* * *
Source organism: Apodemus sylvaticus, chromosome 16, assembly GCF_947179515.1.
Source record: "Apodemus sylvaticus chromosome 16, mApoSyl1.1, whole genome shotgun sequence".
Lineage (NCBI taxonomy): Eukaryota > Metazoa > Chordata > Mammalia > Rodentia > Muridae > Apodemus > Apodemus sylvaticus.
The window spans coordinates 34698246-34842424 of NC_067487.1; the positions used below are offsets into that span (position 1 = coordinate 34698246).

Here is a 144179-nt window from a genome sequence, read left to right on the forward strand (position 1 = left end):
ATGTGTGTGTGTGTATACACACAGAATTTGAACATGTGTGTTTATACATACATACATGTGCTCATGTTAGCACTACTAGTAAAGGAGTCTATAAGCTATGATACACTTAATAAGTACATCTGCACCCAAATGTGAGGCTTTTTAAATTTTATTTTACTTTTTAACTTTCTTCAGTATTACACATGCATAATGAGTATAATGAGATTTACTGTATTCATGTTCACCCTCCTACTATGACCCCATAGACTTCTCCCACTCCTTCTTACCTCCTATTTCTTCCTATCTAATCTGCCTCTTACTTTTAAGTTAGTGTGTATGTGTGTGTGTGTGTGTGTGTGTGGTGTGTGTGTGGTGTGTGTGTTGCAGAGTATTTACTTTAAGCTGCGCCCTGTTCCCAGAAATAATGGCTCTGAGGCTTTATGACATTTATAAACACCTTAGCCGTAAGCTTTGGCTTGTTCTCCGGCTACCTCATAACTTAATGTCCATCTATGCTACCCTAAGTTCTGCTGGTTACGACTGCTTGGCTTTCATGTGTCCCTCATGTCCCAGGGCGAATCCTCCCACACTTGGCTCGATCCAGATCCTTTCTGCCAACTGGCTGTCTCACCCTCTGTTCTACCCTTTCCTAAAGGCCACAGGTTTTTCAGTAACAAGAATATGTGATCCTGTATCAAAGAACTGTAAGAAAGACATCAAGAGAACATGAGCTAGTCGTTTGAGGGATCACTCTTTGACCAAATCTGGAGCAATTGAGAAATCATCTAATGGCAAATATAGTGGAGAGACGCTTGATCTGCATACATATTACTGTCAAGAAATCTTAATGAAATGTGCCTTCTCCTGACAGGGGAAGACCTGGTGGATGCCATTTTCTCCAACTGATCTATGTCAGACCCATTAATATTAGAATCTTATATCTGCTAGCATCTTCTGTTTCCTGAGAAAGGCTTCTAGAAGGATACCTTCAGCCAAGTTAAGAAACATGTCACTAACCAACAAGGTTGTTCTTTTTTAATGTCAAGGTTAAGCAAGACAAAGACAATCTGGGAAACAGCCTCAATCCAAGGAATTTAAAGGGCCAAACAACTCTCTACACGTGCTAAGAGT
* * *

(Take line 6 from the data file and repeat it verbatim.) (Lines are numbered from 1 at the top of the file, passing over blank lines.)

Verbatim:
ATGTGTGTGTGTGTATACACACAGAATTTGAACATGTGTGTTTATACATACATACATGTGCTCATGTTAGCACTACTAGTAAAGGAGTCTATAAGCTATGATACACTTAATAAGTACATCTGCACCCAAATGTGAGGCTTTTTAAATTTTATTTTACTTTTTAACTTTCTTCAGTATTACACATGCATAATGAGTATAATGAGATTTACTGTATTCATGTTCACCCTCCTACTATGACCCCATAGACTTCTCCCACTCCTTCTTACCTCCTATTTCTTCCTATCTAATCTGCCTCTTACTTTTAAGTTAGTGTGTATGTGTGTGTGTGTGTGTGTGTGTGGTGTGTGTGTGGTGTGTGTGTTGCAGAGTATTTACTTTAAGCTGCGCCCTGTTCCCAGAAATAATGGCTCTGAGGCTTTATGACATTTATAAACACCTTAGCCGTAAGCTTTGGCTTGTTCTCCGGCTACCTCATAACTTAATGTCCATCTATGCTACCCTAAGTTCTGCTGGTTACGACTGCTTGGCTTTCATGTGTCCCTCATGTCCCAGGGCGAATCCTCCCACACTTGGCTCGATCCAGATCCTTTCTGCCAACTGGCTGTCTCACCCTCTGTTCTACCCTTTCCTAAAGGCCACAGGTTTTTCAGTAACAAGAATATGTGATCCTGTATCAAAGAACTGTAAGAAAGACATCAAGAGAACATGAGCTAGTCGTTTGAGGGATCACTCTTTGACCAAATCTGGAGCAATTGAGAAATCATCTAATGGCAAATATAGTGGAGAGACGCTTGATCTGCATACATATTACTGTCAAGAAATCTTAATGAAATGTGCCTTCTCCTGACAGGGGAAGACCTGGTGGATGCCATTTTCTCCAACTGATCTATGTCAGACCCATTAATATTAGAATCTTATATCTGCTAGCATCTTCTGTTTCCTGAGAAAGGCTTCTAGAAGGATACCTTCAGCCAAGTTAAGAAACATGTCACTAACCAACAAGGTTGTTCTTTTTTAATGTCAAGGTTAAGCAAGACAAAGACAATCTGGGAAACAGCCTCAATCCAAGGAATTTAAAGGGCCAAACAACTCTCTACACGTGCTAAGAGT